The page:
Harjeet Singh, a New Delhi–based ‎international climate policy manager for ActionAid, explained that India doesn’t want to have to expand coal, but cannot currently afford renewables. “Coal is not an obsession for India, it's a compulsion," he said at the COP 21.  Despite being on board with emissions reductions globally, India has plans to double its own coal production in the next five years, and Bangladesh is also hoping to increase its coal production by 2030.

One of the coal projects that has been promoted by the Bangladesh government is the Phulbari Coal Mine, designed as a massive open-pit coal mine to extract 572 million tons of coal in Northwest Bangladesh.  But the mine is a devil’s deal: if implemented, it would destroy over 14,660 acres of fertile agricultural land that produce three food crops annually, trading electricity needs for increased hunger in a country in which nearly half of all people currently live below the nutrition poverty line. Seven UN human rights experts have called for an immediate halt to the project, on the grounds that it threatens the fundamental human rights of hundreds of thousands of people, including entire villages of Indigenous Peoples, and poses "an immediate threat to safety and standards of living." Still, parent company GCM Resources in London is aggressively moving forward on its plans implement the project despite massive local and international protest.

The Government of Bangladesh has lately shown hesitancy in granting approval to the project, but in its INDC, includes continued coal extraction as an objective in mitigating carbon emissions.

G77 countries have argued that their countries can only cut back on the energy sector if money is made available from rich counties to boost renewable energy development. At the COP 21, “[A]sked whether India would cut back on coal if the Paris agreement ensures it receives international support that brings down the cost of expanding renewable energy, Ajay Mathur, the director of India's Bureau of Energy Efficiency, told AP reporters, : "Absolutely…Solar and wind is our first commitment. Hydro, nuclear, all of these non-carbon sources are what we will develop to the largest extent we can," he said. "What cannot be met by these would be met by coal."

In 2009, developed nations set a goal to contribute $100 billion per year by 2020 to finance climate change mitigation and adaption. Adaptation would include investments in renewable energies like solar to help leapfrog countries like Bangladesh past projects like the Phulbari Mine and towards alternatives. But in reality, these countries haven't come close to contributing that amount.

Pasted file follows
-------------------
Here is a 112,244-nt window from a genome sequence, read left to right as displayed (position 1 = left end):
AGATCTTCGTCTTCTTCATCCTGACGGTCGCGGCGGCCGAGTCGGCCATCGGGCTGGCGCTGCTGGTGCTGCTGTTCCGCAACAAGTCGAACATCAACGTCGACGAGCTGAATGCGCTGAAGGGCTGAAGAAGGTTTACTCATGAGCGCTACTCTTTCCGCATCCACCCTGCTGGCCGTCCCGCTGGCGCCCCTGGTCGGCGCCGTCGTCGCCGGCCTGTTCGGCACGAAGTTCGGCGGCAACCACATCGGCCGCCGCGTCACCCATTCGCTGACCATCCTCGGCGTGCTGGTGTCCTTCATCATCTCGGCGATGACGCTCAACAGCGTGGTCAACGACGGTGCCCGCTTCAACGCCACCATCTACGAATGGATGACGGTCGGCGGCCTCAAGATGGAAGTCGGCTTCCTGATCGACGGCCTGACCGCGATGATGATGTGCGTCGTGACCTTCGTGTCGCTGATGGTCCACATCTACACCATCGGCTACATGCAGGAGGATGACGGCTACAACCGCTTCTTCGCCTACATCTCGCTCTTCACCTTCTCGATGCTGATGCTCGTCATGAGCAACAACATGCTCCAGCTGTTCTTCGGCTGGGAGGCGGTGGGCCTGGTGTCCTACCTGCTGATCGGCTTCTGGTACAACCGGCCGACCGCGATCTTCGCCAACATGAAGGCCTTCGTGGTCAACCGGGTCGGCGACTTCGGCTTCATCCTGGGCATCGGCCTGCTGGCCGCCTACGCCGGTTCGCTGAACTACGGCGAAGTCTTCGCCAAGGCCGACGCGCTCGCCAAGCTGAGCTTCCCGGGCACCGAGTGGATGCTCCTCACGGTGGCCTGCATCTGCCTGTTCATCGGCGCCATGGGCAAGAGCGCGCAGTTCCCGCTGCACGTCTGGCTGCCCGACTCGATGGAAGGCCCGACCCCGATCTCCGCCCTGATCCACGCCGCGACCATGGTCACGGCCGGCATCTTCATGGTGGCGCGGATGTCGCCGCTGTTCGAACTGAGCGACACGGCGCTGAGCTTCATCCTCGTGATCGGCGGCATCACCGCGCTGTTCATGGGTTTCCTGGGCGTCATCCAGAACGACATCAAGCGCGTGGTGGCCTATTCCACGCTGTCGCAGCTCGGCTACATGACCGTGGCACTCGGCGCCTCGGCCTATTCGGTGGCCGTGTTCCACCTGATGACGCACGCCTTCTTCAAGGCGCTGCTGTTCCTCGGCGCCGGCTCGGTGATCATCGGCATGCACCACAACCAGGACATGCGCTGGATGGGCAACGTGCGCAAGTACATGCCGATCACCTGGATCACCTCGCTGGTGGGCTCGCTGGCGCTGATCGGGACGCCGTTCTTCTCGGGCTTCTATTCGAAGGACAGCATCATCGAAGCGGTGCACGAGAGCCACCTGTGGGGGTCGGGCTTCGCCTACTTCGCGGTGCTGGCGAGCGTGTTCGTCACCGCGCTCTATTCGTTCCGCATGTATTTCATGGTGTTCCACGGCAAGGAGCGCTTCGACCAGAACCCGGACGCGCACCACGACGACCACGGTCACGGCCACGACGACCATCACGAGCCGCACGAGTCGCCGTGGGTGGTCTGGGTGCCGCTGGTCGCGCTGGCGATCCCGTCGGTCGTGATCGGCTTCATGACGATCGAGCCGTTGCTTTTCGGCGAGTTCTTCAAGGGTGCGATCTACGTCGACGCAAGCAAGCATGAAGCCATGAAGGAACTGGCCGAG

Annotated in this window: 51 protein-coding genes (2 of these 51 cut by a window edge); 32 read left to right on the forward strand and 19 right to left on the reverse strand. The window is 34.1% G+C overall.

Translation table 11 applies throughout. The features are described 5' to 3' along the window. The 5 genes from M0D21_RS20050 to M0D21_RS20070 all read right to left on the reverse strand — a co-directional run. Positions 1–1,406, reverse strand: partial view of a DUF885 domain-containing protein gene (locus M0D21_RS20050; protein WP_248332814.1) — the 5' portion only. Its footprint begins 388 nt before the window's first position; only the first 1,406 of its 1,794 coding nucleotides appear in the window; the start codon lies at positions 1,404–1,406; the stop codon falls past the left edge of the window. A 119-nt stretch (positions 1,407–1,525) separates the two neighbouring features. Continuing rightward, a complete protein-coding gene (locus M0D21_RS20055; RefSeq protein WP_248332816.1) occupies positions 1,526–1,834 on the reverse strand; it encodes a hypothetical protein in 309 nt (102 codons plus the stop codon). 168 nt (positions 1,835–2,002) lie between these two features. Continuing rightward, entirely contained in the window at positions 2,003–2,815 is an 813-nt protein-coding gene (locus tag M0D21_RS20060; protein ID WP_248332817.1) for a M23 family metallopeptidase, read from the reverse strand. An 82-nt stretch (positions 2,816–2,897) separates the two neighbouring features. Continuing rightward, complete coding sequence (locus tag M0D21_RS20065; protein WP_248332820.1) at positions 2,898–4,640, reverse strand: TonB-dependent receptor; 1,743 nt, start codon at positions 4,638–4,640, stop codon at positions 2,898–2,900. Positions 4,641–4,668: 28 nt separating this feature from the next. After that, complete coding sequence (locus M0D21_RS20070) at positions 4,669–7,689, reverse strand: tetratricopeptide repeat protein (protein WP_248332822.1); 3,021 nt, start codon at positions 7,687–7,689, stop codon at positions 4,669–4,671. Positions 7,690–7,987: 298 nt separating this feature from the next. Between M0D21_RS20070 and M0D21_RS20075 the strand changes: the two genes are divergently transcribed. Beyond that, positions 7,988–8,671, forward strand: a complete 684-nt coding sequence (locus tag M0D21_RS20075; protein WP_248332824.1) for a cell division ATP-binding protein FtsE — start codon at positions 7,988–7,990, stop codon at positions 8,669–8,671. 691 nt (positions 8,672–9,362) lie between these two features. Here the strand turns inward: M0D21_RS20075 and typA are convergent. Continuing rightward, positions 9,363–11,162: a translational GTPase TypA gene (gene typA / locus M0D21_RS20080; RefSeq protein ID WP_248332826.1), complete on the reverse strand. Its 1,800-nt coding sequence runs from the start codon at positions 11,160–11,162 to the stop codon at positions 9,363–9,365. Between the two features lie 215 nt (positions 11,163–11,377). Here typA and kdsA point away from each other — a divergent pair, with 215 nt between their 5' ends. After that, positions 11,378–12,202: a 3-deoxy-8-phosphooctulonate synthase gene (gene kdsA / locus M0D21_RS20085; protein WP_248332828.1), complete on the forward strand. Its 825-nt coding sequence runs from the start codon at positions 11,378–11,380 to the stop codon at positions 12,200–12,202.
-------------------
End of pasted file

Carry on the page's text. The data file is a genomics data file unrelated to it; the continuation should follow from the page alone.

Bangladesh is one of the few countries that has benefitted in receiving some of that climate financing, through UNDP’s green climate initiative. But the majority of this funding goes to mitigation projects, rather than adaptation to new technologies.  With a highly exposed coastline, Bangladesh is already experiencing trauma due to rising sea levels and changing cyclone patterns. The World Bank, known for its more conservative estimates, released a study in 2013 noting that an expected rise of 2 degrees Celsius (now the targeted goal under the Paris Treaty) will make Bangladesh among the most affected countries in South Asia, threatening food production, livelihoods, infrastructure, and poverty levels.

If Bangladesh wants to keep its coal in the ground, which is urgently necessary in order to reach the already lofty goal of 2 degrees Celsius, while still bringing much needed electricity to many of its rural areas, it will need much stronger investment from developed nations.

Robert Watkins, UN Resident Coordinator in Bangladesh, called for this investment in an op-ed after the COP 21. “Now is the time for markets to invest in the low-emission economy and to move away from fossil fuels in order to minimise the loss and damage from climate change. The Paris Agreement represents a unique opportunity for Bangladesh and the rest of the world to move towards a global transformation that will help to safeguard our planet for generations to come.”

So, in the end the question lies with taxpayers in rich developed nations like the US and the EU. Will we pony up and vote to fund climate change adaptation technologies that will help clean up the mess we created for developing nations?  Or will we continue to force the world’s poor to shoulder our burden?